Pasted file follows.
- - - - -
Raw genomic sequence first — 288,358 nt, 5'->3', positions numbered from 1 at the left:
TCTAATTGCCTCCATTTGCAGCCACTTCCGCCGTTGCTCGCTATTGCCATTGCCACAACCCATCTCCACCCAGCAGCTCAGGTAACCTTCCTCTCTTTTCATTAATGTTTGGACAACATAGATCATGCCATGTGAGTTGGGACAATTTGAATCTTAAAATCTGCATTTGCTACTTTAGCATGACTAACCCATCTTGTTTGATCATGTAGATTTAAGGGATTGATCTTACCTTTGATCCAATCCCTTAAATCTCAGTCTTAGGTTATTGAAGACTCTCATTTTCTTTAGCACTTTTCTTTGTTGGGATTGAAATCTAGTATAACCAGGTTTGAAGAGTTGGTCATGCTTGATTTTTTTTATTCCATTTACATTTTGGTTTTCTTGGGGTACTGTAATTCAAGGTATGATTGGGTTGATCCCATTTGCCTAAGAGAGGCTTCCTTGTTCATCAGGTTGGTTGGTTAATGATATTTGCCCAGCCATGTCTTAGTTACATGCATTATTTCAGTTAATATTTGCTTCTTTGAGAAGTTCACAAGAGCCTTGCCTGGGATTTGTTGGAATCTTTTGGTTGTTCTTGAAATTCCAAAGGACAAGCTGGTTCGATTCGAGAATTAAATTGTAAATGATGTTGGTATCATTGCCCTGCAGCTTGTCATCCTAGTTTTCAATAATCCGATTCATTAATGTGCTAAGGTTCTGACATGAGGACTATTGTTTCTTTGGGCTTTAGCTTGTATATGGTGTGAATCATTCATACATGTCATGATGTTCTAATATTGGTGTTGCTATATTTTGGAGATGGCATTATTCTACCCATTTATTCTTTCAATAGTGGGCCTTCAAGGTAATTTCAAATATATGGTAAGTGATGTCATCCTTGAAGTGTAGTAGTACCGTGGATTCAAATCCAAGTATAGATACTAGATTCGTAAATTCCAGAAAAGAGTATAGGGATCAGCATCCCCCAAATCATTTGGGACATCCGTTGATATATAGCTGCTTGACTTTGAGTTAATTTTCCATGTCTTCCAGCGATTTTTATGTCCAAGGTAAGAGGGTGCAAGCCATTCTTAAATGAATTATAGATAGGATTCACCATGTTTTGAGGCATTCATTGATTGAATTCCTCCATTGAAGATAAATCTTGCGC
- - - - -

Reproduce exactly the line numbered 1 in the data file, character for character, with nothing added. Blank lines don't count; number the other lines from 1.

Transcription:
Raw genomic sequence first — 288,358 nt, 5'->3', positions numbered from 1 at the left: